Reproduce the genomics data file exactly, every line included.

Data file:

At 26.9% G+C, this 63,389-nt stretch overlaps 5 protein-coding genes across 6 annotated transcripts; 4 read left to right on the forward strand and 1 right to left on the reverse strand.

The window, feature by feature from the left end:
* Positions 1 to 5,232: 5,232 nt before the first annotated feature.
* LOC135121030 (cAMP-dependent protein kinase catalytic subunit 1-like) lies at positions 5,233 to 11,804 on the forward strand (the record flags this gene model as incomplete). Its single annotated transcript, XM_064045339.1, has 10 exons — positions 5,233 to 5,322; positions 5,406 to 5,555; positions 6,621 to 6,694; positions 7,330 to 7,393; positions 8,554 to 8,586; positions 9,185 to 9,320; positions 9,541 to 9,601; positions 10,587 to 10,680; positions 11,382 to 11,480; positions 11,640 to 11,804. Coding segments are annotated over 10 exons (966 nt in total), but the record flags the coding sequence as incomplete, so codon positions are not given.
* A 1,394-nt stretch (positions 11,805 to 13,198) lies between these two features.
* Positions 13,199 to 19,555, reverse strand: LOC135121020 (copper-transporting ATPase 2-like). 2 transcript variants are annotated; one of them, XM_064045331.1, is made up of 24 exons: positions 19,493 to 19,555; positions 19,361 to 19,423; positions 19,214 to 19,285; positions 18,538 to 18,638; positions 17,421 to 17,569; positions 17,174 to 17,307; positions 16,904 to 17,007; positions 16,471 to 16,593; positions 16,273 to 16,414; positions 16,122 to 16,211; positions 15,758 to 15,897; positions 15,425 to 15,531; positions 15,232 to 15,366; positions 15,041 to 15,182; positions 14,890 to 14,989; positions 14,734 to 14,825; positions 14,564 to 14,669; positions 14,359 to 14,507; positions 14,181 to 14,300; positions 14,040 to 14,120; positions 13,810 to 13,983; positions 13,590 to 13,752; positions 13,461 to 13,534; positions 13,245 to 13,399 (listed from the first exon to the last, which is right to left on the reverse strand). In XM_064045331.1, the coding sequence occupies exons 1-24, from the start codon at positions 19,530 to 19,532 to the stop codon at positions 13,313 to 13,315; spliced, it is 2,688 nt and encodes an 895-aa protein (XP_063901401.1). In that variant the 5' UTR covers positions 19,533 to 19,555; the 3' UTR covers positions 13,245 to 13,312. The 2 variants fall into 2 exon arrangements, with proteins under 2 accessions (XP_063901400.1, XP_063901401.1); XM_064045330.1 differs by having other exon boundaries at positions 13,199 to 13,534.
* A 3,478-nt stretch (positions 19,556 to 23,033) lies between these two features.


At 26.9% G+C, this 63,389-nt stretch overlaps 5 protein-coding genes across 6 annotated transcripts; 4 read left to right on the forward strand and 1 right to left on the reverse strand.

The window, feature by feature from the left end:
* Positions 1 to 5,232: 5,232 nt before the first annotated feature.
* LOC135121030 (cAMP-dependent protein kinase catalytic subunit 1-like) lies at positions 5,233 to 11,804 on the forward strand (the record flags this gene model as incomplete). Its single annotated transcript, XM_064045339.1, has 10 exons — positions 5,233 to 5,322; positions 5,406 to 5,555; positions 6,621 to 6,694; positions 7,330 to 7,393; positions 8,554 to 8,586; positions 9,185 to 9,320; positions 9,541 to 9,601; positions 10,587 to 10,680; positions 11,382 to 11,480; positions 11,640 to 11,804. Coding segments are annotated over 10 exons (966 nt in total), but the record flags the coding sequence as incomplete, so codon positions are not given.
* A 1,394-nt stretch (positions 11,805 to 13,198) lies between these two features.
* Positions 13,199 to 19,555, reverse strand: LOC135121020 (copper-transporting ATPase 2-like). 2 transcript variants are annotated; one of them, XM_064045331.1, is made up of 24 exons: positions 19,493 to 19,555; positions 19,361 to 19,423; positions 19,214 to 19,285; positions 18,538 to 18,638; positions 17,421 to 17,569; positions 17,174 to 17,307; positions 16,904 to 17,007; positions 16,471 to 16,593; positions 16,273 to 16,414; positions 16,122 to 16,211; positions 15,758 to 15,897; positions 15,425 to 15,531; positions 15,232 to 15,366; positions 15,041 to 15,182; positions 14,890 to 14,989; positions 14,734 to 14,825; positions 14,564 to 14,669; positions 14,359 to 14,507; positions 14,181 to 14,300; positions 14,040 to 14,120; positions 13,810 to 13,983; positions 13,590 to 13,752; positions 13,461 to 13,534; positions 13,245 to 13,399 (listed from the first exon to the last, which is right to left on the reverse strand). In XM_064045331.1, the coding sequence occupies exons 1-24, from the start codon at positions 19,530 to 19,532 to the stop codon at positions 13,313 to 13,315; spliced, it is 2,688 nt and encodes an 895-aa protein (XP_063901401.1). In that variant the 5' UTR covers positions 19,533 to 19,555; the 3' UTR covers positions 13,245 to 13,312. The 2 variants fall into 2 exon arrangements, with proteins under 2 accessions (XP_063901400.1, XP_063901401.1); XM_064045330.1 differs by having other exon boundaries at positions 13,199 to 13,534.
* A 3,478-nt stretch (positions 19,556 to 23,033) lies between these two features.